I filed the transcript and agreed to the survey; for five dollars, the world was my oyster. I let the letter sit. I read the email; it was informative and included links to support websites and other stories of reconnection, but I didn’t open the letter attached at the bottom. Sometimes I’d look at the subject. “Hye-Ran, whom I miss so much.” Sometimes I’d imagine the things it might say and the feelings I might feel because of them. 

Eventually I read it. 

She wrote about me, the past me. The me she knew. She wrote how sorry she was, over and over again. She wrote about how poor she was, and still is, how difficult it was in Korea at the time for a single mother to survive. She apologized again. She told me about half-siblings that I have. How she was able to keep them because the Korean government provides a subsidy now and she’s able to live with them. She talked about how she wished she could have kept me. She said I used to like vegetables and pretty dresses. I still like vegetables and pretty dresses. 

She wanted to thank my parents, for adopting me. She wanted to apologize to me, again, for giving me away.

I hated reading her letter. I hated her for making me feel sorry for her and for making me sad. I hated her for making my head hurt and my heart hurt and confusing me even more. I hated her for making me curious.

I didn’t have anyone to talk to. I couldn’t talk to my brother. He had always resented that I was adopted as an older child, as if being three meant that my birth mother loved me three times as much as his did, having been given away as an infant. He was jealous of the memories I didn’t have and of the love I don’t know I received. I don’t know anyone else who was adopted, let alone anyone else whose adopted parents reached out. I had the stories I told myself and the articles the case worker sent me along with the letter about what to expect and anecdotes of success and failure. 

It was too much and I shut down. I wanted to leave school and I wanted to leave life and I didn’t want to think about making adult decisions that would affect who I was and who I might be and who I could be forever. 

In 2010, I didn’t respond to my birth mother’s letter because I didn’t know how. 

The letter became a fuzzy part of my history, a fun fact that I’d blurt out when I was drunk and my guard was down. I desperately wanted to talk about the letter, to address its impact on my life and psyche. I didn’t know what the impact was, just that it had left an indentation that I felt constantly.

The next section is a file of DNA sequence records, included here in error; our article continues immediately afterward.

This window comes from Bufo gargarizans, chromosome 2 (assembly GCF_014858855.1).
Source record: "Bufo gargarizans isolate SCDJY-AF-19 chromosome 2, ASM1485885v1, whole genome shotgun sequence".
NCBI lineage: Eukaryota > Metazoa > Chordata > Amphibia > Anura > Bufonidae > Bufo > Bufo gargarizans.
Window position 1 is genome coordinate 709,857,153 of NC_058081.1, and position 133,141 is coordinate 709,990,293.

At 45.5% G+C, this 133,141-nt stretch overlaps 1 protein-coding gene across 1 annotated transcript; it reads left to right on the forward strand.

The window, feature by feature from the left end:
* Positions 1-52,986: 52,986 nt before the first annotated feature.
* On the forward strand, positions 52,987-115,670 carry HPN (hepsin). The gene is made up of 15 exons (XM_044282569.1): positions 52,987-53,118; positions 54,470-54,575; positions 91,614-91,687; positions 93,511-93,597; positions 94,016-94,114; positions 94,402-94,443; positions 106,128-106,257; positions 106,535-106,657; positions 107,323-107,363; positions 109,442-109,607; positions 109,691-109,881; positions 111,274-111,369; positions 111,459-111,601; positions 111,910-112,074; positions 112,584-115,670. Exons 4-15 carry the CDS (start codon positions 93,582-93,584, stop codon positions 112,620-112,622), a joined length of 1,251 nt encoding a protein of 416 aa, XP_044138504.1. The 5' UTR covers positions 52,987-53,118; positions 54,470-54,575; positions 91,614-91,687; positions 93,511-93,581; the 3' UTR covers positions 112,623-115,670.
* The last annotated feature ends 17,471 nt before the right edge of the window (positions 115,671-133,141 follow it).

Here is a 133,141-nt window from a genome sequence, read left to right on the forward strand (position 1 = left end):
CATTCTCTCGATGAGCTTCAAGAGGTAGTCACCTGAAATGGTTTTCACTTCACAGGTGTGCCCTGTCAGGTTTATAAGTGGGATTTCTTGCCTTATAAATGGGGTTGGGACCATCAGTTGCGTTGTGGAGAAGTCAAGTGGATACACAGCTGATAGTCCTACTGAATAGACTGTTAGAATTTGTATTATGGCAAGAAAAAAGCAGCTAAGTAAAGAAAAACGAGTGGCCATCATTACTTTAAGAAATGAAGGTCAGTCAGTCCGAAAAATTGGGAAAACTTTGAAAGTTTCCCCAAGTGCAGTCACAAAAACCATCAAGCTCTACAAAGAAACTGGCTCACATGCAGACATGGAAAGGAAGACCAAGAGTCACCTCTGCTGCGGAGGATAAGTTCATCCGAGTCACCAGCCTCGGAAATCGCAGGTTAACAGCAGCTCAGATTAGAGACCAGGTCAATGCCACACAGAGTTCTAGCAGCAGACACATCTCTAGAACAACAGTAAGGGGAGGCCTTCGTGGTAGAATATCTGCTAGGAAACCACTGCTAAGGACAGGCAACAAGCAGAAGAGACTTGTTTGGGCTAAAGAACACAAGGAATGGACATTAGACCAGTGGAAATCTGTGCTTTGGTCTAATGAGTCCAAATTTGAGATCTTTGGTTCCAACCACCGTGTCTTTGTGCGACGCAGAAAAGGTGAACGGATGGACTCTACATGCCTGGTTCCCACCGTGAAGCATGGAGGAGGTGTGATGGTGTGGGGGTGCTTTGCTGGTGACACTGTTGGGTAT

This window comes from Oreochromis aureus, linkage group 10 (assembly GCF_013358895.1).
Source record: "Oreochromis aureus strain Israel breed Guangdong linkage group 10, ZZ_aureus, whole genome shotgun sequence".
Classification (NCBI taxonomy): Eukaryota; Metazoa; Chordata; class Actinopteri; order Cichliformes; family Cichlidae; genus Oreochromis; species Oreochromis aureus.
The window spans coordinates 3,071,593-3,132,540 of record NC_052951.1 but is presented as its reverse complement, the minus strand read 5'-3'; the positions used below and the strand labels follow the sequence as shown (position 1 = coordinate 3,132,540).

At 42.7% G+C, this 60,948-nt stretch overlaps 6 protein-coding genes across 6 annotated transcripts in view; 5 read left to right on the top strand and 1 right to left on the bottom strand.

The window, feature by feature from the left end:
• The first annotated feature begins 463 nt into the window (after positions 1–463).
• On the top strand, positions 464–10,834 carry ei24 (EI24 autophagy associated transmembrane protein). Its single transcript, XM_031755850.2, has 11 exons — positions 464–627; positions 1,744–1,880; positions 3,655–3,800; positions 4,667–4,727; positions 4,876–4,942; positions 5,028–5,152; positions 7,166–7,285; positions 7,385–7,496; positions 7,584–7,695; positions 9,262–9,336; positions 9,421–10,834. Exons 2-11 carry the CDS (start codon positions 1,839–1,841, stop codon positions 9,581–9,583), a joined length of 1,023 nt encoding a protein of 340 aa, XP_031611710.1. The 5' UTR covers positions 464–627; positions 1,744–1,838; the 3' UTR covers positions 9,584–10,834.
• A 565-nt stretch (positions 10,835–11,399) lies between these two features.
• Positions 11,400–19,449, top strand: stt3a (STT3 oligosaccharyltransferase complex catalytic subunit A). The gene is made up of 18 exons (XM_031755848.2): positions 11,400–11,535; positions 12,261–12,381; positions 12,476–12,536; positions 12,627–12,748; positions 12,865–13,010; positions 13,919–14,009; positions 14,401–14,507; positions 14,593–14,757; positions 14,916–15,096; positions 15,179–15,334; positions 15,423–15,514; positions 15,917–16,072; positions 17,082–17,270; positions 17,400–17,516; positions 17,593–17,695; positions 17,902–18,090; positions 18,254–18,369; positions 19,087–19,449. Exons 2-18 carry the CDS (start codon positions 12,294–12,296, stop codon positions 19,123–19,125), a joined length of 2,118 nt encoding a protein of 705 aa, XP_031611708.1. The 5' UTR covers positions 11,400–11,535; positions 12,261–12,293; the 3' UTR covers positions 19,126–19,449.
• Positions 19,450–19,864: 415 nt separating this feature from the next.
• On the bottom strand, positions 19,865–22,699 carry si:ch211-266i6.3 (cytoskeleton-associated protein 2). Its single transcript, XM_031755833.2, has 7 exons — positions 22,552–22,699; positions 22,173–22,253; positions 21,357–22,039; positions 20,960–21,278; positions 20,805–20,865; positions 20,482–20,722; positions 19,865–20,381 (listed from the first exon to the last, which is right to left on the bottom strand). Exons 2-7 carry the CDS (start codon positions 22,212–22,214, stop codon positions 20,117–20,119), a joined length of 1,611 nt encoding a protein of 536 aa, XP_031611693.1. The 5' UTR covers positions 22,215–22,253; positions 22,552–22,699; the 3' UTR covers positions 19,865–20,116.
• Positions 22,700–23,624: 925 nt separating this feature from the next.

Everyone knows I’m adopted because my parents are white and I’m not. And everyone wants to know if my brother and I are related, like really related. The answer is no, I guess, we don’t share blood, probably. We don’t know because we don’t know our birth parents. They want to know if I’m all Korean or maybe something else because they knew someone, had a foreign exchange student, went on a band trip and saw someone, who was Japanese and I look a little like that as well. 

They ask what I remember about Korea when they find out I was three when I was adopted and the answer is nothing. They ask if I know anything about my parents and the answer is not really. Sometimes I tell them I have half-siblings but sometimes I don’t because it’s a fact, but one that doesn’t mean anything to me most of the time. 

Seven years is a long time. I finished school, in just over three years, and I spent the extra time looking for a job and being underpaid social media interns and the like. 

I first followed up with the caseworker in the Spring of 2016. I was getting ready for my wedding and I had the support of my future husband. I had started a career and recently, that previous fall, with the support of said future husband, I had quit said career because I wasn’t emotionally and creatively fulfilled and also it was so stressful I thought about killing myself almost daily. Instead I was trying my hand at being a full-time writer. It was my dream, always had been, and vaguely what I went to school for, a half dozen major-changes later. I had written a first draft I wasn’t humiliated by (ask me for a copy, it still exists!). My wedding dress had arrived and it needed to be taken in (ask me about my society-mandated weight loss!). I’d tasted cakes and sometimes it felt like the sun was shining right on me, or sort of, adjacent to where I was (ask me about my undeserved happiness!).